How Do Truck Accidents Happen When a Driver Makes a Wide Turn?
Driving next to large trucks on I-57 can be stressful, but sharing a city road with a tractor-trailer is an entirely different game. Lanes are much smaller when traveling through urban areas of Marion, and drivers are often expected to navigate tight turns. Those narrow lanes and tight turns can be even more complicated to traverse when you are driving alongside a large truck.
Smaller motor vehicles are at a distinct disadvantage when sharing the road with big trucks. The attorneys at Prince Law Firm have seen time and time again how truck accidents can happen when a driver makes a wide turn.
Why Do Trucks Make Wide Turns?
While there are many working and moving pieces that make up a semi-truck, you probably only notice two of the main ones—the tractor unit where the driver sits and the detachable semi-trailer where cargo is stored. The two are connected by a fifth-wheel coupling and are just one of the reasons that trucks make wide turns:
- Multiple Moving Parts. When you watch a semi-truck try to navigate a turn, you’ll notice that the tractor unit and semi-trailer almost appear to move independently of one another. This is because the trailer unit does not actually follow the same path of the tractor. The unique combination of two moving parts in what is operating as a single vehicle means that truck drivers must make wide turns to properly realign the tractor and the trailer.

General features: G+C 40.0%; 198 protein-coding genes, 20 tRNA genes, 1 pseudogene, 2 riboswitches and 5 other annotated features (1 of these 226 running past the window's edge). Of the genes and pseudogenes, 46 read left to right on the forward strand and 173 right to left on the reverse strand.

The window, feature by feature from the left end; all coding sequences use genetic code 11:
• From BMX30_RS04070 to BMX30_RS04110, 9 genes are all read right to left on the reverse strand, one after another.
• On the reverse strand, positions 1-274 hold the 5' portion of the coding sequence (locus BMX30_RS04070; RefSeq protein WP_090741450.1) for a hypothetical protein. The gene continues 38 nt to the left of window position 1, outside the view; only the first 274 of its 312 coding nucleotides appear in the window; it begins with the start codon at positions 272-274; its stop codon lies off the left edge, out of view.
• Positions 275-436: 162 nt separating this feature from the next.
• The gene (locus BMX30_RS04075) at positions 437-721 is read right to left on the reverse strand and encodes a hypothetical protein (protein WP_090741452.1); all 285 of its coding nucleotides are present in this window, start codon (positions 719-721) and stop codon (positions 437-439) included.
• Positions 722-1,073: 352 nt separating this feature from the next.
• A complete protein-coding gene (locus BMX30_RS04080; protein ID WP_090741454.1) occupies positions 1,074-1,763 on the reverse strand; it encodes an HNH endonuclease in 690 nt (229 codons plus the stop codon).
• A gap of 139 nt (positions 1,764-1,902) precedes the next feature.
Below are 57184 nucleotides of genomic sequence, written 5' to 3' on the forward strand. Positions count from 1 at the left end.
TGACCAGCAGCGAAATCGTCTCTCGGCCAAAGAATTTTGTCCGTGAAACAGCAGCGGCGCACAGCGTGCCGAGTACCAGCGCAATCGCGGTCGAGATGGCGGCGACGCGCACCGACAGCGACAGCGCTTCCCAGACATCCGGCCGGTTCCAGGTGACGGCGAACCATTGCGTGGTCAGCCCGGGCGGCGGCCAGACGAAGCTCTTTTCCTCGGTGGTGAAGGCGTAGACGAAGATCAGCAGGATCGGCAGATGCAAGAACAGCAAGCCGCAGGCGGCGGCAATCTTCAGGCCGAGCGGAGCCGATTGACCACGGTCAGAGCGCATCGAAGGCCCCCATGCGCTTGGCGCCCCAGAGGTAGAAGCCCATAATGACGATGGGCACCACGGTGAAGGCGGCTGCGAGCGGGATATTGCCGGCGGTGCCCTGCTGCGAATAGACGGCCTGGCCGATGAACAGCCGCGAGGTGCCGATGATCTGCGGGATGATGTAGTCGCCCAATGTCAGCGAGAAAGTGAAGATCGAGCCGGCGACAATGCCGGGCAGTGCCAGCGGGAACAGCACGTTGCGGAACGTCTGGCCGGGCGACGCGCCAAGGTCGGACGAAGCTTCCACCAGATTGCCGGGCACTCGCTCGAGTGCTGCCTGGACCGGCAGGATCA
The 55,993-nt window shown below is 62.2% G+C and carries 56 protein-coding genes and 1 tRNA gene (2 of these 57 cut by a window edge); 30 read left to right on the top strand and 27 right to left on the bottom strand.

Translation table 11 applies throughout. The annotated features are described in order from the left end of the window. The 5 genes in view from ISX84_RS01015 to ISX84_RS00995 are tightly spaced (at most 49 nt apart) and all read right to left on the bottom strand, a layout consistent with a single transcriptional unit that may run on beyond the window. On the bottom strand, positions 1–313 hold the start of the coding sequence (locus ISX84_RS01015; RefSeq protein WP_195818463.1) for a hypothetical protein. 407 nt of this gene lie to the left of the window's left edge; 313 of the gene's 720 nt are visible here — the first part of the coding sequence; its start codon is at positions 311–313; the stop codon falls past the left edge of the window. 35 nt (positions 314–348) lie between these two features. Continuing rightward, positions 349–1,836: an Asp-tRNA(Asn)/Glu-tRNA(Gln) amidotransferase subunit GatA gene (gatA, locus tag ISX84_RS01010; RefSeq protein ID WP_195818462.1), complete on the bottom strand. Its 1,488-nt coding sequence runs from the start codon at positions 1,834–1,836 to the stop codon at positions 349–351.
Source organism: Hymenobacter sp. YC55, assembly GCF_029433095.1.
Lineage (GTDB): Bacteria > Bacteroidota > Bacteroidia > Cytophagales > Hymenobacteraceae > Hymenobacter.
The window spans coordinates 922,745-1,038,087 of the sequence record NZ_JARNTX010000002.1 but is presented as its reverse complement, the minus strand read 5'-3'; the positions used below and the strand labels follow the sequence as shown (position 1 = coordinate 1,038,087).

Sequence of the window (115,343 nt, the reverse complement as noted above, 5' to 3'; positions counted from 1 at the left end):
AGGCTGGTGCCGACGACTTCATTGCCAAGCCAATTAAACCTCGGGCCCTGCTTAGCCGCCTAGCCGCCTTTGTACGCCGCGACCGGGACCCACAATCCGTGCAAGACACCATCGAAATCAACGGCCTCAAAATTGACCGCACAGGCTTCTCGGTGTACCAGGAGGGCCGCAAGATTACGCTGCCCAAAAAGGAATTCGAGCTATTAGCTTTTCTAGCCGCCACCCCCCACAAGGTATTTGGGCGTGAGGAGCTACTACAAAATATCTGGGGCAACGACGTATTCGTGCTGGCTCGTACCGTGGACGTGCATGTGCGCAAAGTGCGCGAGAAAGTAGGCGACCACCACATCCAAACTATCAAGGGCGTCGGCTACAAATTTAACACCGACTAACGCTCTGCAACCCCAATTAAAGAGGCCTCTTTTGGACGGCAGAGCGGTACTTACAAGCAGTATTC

- Limited Visibility. Big trucks have larger blind spots than the average passenger vehicle. There are four main blind spots that extend to either side, the rear, and the front. Having limited visibility makes it very difficult to turn, especially if you cannot completely see whether there are any obstructions on the road or in the intersection you are turning into. When truck drivers make wide turns, they are creating a better view of the upcoming road so that they can safely complete the turn.
- Tipping Risks. Large commercial trucks can be as high as 14 feet, although the average tractor-trailer comes in at 13.5 feet. With heavy loads and relatively high centers of gravity, tractor-trailers are much more prone to tipping than smaller passenger vehicles. Making wide turns is one method for minimizing the risk of tipping over.
While trucks make both wide right and left turns, you might only notice it when a truck driver is turning right. Most left turns—especially those at intersections—are already wide by design. Most left turns provide truckers the space they need to successfully navigate the road. That is not to say that left-hand turns are not without risks. When lanes or intersections are particularly narrow, a truck driver might sweep the cab into the lane to the right before completing a left turn.
This is a milder version of the turning tactics truckers use when turning right. To safely complete a right-hand turn, truck drivers typically cannot initiate it while driving in the far-right lane. Instead, a truck driver will move into the adjoining lane to the left or even further before turning right.